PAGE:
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Why loan-to-value ratio matters to homebuyers like you
Exploring the idea of purchasing a new home is an exciting one—and full of questions and perhaps unfamiliar terms.
You may have heard a few phrases concerning a home’s purchase, like down payments, debt-to-income ratio, and co-borrower. But do you know what a loan-to-value ratio is and how it affects you as a homebuyer?
What is an LTV ratio?
A loan-to-value ratio is a formula mortgage lenders use to weigh risks before approving a mortgage. LTV ratio is calculated by dividing the mortgage amount by the appraised value of the property:
Mortgage amount / Appraised property value x 100 = LTV ratio
In other words, your LTV ratio is the part of the home’s appraised property value that is not covered by your down payment.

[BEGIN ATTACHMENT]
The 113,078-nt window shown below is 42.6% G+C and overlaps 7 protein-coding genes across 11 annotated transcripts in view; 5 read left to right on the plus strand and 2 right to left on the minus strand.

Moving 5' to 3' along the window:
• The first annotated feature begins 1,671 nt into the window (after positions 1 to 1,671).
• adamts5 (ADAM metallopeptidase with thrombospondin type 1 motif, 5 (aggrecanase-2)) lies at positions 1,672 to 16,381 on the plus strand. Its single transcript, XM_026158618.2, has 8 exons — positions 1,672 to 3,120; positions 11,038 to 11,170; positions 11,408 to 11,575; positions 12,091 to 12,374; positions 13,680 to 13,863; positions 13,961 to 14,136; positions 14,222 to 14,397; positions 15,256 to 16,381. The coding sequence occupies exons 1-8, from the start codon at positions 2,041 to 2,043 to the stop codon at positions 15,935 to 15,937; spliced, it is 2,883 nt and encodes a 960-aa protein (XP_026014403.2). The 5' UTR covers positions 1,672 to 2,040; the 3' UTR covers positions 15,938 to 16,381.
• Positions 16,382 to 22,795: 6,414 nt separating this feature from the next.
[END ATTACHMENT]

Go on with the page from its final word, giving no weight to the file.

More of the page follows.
How is the LTV ratio used?
When your LTV ratio is calculated, lenders use that percentage to determine how risky a loan is. The higher the percentage, the riskier the loan. As a borrower, a high LTV ratio could mean higher interest rates and monthly payments.
Remember that lenders want you to be able to repay your loan and have a healthy financial outlook. Before purchasing a home, taking a homeownership course and saving up for a down payment is recommended.
LTV ratio is not debt-to-income ratio
Remember that your LTV ratio is not the same thing as your debt-to-income ratio (DTI). While your LTV ratio determines your lending risk, your DTI ratio is the percentage of your monthly debt payments compared to your gross monthly income.
Both percentages are significant to homebuyers but shouldn’t be confused with each other.
You can lower your LTV ratio
A high LTV ratio may require you to purchase private mortgage insurance to offset the lender’s risk. You can lower your LTV ratio by submitting a higher down payment and paying more towards the principal each month.
At SmartMortgage, our experienced agents are ready to help you begin your journey to homeownership.